In the following example, attributed to Knuth, we start on the left from a solution that is unstable (the blocking pair is in red), and solve this pair on the right picture, and then iterate the procedure. Unfortunately, at the end of the procedure, we are back to the first instance!

### Privacy in stable marriage

The classic centralized algorithms for stable marriage use the full list of preferences, that is there is no privacy for the participants. For distributed algorithms, it makes sense to try to minimize the amount of information the participants have to share to solve the task. For example the algorithm presented in the talk uses little information (e.g. “this player is already matched to someone higher in his/her list”).

[The talks were by Fabien Dufoulon and Marie Laveau, both PhD students in Paris-Sud University. Fabien told us about his new (not yet public) result in the beeping model, using a variant of superimposed codes. Marie told us about her result on self-stabilizing stable matching. It is this paper.]

## Different techniques for different regimes (in rockets and algorithms)

I discovered recently that the flames of different space rockets have different colors, partly because they use different mix of fuels.

Space shuttle (yellowish flames) and Soyouz (pinkish flames).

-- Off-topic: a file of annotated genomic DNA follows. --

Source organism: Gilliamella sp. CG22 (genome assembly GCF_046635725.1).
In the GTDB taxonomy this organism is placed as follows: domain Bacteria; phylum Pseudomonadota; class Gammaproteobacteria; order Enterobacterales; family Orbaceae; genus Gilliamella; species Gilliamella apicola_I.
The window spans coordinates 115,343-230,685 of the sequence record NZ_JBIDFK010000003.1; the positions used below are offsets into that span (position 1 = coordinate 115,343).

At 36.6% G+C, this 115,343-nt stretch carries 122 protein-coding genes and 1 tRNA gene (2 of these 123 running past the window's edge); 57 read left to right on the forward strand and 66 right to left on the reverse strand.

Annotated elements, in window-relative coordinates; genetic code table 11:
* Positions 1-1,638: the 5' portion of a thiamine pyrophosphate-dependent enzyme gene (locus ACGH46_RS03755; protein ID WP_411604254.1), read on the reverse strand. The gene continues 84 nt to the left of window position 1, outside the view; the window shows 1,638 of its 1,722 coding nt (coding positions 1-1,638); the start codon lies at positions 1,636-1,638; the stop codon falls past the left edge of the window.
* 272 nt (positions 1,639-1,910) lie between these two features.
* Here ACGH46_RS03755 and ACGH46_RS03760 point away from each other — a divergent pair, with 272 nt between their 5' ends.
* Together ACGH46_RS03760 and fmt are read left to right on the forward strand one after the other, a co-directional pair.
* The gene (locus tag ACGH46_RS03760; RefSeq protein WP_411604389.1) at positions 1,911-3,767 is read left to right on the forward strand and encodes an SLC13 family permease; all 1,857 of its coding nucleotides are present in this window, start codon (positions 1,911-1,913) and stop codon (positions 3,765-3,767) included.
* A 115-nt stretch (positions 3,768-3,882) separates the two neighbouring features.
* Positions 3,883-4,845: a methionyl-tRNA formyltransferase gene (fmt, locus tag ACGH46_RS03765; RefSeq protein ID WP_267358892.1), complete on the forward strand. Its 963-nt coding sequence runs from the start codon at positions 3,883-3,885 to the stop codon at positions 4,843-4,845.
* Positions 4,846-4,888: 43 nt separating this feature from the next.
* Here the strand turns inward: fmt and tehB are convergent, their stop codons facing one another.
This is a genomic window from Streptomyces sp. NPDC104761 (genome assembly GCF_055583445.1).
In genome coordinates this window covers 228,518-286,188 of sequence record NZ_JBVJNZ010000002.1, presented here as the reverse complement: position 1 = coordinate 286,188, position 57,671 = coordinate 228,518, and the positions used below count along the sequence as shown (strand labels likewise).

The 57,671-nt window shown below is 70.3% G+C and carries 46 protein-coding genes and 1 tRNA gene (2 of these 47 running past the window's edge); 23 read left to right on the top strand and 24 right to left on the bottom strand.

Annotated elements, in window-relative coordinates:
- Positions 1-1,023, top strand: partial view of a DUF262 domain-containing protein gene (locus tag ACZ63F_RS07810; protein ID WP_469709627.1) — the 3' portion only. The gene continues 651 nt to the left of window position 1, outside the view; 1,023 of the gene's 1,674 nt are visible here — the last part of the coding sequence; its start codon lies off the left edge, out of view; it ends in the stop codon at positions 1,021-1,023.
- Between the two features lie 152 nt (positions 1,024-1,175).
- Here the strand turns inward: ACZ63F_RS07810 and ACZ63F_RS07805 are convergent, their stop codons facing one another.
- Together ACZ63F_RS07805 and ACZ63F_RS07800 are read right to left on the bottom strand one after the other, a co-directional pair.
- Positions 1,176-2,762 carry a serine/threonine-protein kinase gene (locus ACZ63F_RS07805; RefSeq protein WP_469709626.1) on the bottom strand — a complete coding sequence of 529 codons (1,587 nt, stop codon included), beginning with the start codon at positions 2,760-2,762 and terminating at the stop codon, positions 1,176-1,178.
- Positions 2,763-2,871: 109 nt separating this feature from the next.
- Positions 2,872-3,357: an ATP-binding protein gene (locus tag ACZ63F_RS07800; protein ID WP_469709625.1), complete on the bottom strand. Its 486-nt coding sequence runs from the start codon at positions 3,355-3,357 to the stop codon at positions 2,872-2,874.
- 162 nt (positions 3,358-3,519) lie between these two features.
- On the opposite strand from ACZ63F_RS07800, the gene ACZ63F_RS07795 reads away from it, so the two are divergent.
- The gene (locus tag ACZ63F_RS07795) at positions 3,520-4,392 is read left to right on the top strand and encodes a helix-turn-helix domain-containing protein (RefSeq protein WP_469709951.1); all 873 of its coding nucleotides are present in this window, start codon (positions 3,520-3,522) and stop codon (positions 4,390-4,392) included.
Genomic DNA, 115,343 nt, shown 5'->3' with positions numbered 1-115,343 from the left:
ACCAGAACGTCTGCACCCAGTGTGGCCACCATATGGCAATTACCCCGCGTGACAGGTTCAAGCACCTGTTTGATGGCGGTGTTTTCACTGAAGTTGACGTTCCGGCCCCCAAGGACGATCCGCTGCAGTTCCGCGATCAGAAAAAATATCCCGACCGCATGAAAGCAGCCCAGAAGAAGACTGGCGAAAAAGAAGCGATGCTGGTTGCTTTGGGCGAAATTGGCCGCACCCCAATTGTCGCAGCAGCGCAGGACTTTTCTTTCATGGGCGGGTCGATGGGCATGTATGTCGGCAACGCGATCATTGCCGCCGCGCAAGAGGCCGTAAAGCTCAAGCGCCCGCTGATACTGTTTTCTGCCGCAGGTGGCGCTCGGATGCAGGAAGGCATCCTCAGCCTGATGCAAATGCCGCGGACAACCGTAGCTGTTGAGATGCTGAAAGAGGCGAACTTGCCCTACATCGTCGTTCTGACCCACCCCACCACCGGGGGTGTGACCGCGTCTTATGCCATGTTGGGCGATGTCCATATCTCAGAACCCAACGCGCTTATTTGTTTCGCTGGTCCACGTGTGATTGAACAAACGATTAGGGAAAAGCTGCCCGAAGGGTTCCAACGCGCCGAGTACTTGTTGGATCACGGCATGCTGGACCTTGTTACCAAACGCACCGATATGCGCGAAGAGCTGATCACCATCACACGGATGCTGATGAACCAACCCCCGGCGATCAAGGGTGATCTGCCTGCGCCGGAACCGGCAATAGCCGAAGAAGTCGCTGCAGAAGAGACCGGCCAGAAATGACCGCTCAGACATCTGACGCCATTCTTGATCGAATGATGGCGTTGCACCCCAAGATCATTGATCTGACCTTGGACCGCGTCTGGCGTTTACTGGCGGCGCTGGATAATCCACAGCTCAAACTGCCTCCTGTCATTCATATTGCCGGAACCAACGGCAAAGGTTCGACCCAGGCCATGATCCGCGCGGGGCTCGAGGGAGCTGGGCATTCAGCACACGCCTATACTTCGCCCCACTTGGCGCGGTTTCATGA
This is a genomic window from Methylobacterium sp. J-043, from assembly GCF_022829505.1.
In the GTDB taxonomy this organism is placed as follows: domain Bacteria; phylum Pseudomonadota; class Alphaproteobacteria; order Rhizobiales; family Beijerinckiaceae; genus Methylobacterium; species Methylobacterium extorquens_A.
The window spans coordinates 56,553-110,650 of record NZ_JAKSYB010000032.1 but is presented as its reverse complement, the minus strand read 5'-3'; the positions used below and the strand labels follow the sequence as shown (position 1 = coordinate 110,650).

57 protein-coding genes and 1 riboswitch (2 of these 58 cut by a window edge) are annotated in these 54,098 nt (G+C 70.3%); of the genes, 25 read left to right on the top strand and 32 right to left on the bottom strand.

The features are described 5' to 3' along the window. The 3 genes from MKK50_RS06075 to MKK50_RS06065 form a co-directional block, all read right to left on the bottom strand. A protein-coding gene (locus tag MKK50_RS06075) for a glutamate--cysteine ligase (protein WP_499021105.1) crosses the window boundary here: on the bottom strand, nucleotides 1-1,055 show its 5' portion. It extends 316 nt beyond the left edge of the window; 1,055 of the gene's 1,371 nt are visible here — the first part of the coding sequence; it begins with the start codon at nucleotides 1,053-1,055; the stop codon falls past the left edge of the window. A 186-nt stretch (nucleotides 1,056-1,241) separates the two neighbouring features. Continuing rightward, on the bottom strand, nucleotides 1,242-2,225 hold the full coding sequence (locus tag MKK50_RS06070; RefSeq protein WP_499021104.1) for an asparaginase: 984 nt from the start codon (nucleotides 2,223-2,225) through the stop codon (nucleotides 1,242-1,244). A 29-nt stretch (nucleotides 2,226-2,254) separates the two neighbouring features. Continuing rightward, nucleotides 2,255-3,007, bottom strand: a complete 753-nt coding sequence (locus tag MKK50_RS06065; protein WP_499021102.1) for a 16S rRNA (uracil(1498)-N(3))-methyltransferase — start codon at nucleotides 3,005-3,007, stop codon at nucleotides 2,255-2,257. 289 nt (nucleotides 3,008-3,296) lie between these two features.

This was surprising to me, as I would naively think that there must be a solution that is considered “the best to push stuff upward”, and that everybody would use it.

But I guess different regimes (how much you want to lift, at which speed etc.) ask for different solutions. In the world of algorithms, it is similar to the following scenario. Say you want an algorithm for instances that depend on two parameters $n$ and $k$. Then you may use different technique for different regimes. For example, expressing $k$ as a function of $n$, you could have: for constant $k$ do brute-force, for logarithmic $k$ do some divide and conquer, for $k$ around $\sqrt{n}$ do dynamic programming, etc.

I wonder if we have such examples with many different regimes asking for many different solutions. In distributed graph algorithms, an example is coloring (and similar problems) where for bounded degree and unbounded degree you have completely different techniques.